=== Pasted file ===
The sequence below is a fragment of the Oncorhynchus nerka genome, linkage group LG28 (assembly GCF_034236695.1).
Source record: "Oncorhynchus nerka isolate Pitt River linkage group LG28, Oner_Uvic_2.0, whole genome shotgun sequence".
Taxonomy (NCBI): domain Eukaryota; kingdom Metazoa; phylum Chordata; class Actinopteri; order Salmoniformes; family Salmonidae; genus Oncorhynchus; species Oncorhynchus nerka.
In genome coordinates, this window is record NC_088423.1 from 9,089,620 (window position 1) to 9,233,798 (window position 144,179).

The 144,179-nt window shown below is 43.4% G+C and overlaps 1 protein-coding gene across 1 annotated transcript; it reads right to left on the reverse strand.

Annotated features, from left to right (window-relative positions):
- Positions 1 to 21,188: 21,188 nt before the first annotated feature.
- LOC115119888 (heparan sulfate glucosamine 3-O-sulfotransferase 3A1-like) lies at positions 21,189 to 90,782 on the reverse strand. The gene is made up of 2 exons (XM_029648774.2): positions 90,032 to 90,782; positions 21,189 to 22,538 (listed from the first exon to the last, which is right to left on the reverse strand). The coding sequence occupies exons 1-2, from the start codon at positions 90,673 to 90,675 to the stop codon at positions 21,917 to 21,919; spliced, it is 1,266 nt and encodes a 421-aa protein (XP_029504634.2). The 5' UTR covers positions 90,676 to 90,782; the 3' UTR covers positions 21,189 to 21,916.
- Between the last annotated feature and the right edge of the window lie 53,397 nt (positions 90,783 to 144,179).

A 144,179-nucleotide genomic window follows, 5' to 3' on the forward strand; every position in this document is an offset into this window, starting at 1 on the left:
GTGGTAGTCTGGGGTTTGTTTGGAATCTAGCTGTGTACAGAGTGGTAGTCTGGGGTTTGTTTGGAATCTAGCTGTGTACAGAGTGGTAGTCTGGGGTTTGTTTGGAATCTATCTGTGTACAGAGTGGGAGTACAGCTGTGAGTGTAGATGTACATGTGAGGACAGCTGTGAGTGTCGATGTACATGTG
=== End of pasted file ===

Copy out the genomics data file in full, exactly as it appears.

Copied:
The sequence below is a fragment of the Oncorhynchus nerka genome, linkage group LG28 (assembly GCF_034236695.1).
Source record: "Oncorhynchus nerka isolate Pitt River linkage group LG28, Oner_Uvic_2.0, whole genome shotgun sequence".
Taxonomy (NCBI): domain Eukaryota; kingdom Metazoa; phylum Chordata; class Actinopteri; order Salmoniformes; family Salmonidae; genus Oncorhynchus; species Oncorhynchus nerka.
In genome coordinates, this window is record NC_088423.1 from 9,089,620 (window position 1) to 9,233,798 (window position 144,179).

The 144,179-nt window shown below is 43.4% G+C and overlaps 1 protein-coding gene across 1 annotated transcript; it reads right to left on the reverse strand.

Annotated features, from left to right (window-relative positions):
- Positions 1 to 21,188: 21,188 nt before the first annotated feature.
- LOC115119888 (heparan sulfate glucosamine 3-O-sulfotransferase 3A1-like) lies at positions 21,189 to 90,782 on the reverse strand. The gene is made up of 2 exons (XM_029648774.2): positions 90,032 to 90,782; positions 21,189 to 22,538 (listed from the first exon to the last, which is right to left on the reverse strand). The coding sequence occupies exons 1-2, from the start codon at positions 90,673 to 90,675 to the stop codon at positions 21,917 to 21,919; spliced, it is 1,266 nt and encodes a 421-aa protein (XP_029504634.2). The 5' UTR covers positions 90,676 to 90,782; the 3' UTR covers positions 21,189 to 21,916.
- Between the last annotated feature and the right edge of the window lie 53,397 nt (positions 90,783 to 144,179).

A 144,179-nucleotide genomic window follows, 5' to 3' on the forward strand; every position in this document is an offset into this window, starting at 1 on the left:
GTGGTAGTCTGGGGTTTGTTTGGAATCTAGCTGTGTACAGAGTGGTAGTCTGGGGTTTGTTTGGAATCTAGCTGTGTACAGAGTGGTAGTCTGGGGTTTGTTTGGAATCTATCTGTGTACAGAGTGGGAGTACAGCTGTGAGTGTAGATGTACATGTGAGGACAGCTGTGAGTGTCGATGTACATGTG